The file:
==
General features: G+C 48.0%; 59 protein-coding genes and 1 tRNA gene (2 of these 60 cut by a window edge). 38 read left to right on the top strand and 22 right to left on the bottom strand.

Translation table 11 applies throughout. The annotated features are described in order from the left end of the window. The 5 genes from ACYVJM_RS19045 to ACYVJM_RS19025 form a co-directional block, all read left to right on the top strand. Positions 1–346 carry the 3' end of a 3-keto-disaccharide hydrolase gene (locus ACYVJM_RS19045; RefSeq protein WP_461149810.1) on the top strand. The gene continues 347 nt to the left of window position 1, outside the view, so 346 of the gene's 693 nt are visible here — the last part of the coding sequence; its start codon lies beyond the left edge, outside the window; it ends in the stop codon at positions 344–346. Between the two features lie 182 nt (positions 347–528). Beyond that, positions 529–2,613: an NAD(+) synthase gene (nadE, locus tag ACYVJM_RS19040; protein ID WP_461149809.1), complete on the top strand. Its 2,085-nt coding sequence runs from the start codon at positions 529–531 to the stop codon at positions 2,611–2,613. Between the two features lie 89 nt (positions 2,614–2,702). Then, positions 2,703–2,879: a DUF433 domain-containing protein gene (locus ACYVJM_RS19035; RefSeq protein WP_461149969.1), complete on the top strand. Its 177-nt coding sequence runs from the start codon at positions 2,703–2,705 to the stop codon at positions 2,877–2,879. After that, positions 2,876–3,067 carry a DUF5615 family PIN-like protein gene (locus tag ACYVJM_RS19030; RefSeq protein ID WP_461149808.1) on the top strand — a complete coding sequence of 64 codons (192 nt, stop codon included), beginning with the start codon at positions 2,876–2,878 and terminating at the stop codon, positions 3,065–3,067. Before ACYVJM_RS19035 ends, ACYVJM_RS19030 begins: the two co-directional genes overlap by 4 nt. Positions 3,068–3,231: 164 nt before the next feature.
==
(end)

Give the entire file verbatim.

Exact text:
General features: G+C 48.0%; 59 protein-coding genes and 1 tRNA gene (2 of these 60 cut by a window edge). 38 read left to right on the top strand and 22 right to left on the bottom strand.

Translation table 11 applies throughout. The annotated features are described in order from the left end of the window. The 5 genes from ACYVJM_RS19045 to ACYVJM_RS19025 form a co-directional block, all read left to right on the top strand. Positions 1–346 carry the 3' end of a 3-keto-disaccharide hydrolase gene (locus ACYVJM_RS19045; RefSeq protein WP_461149810.1) on the top strand. The gene continues 347 nt to the left of window position 1, outside the view, so 346 of the gene's 693 nt are visible here — the last part of the coding sequence; its start codon lies beyond the left edge, outside the window; it ends in the stop codon at positions 344–346. Between the two features lie 182 nt (positions 347–528). Beyond that, positions 529–2,613: an NAD(+) synthase gene (nadE, locus tag ACYVJM_RS19040; protein ID WP_461149809.1), complete on the top strand. Its 2,085-nt coding sequence runs from the start codon at positions 529–531 to the stop codon at positions 2,611–2,613. Between the two features lie 89 nt (positions 2,614–2,702). Then, positions 2,703–2,879: a DUF433 domain-containing protein gene (locus ACYVJM_RS19035; RefSeq protein WP_461149969.1), complete on the top strand. Its 177-nt coding sequence runs from the start codon at positions 2,703–2,705 to the stop codon at positions 2,877–2,879. After that, positions 2,876–3,067 carry a DUF5615 family PIN-like protein gene (locus tag ACYVJM_RS19030; RefSeq protein ID WP_461149808.1) on the top strand — a complete coding sequence of 64 codons (192 nt, stop codon included), beginning with the start codon at positions 2,876–2,878 and terminating at the stop codon, positions 3,065–3,067. Before ACYVJM_RS19035 ends, ACYVJM_RS19030 begins: the two co-directional genes overlap by 4 nt. Positions 3,068–3,231: 164 nt before the next feature.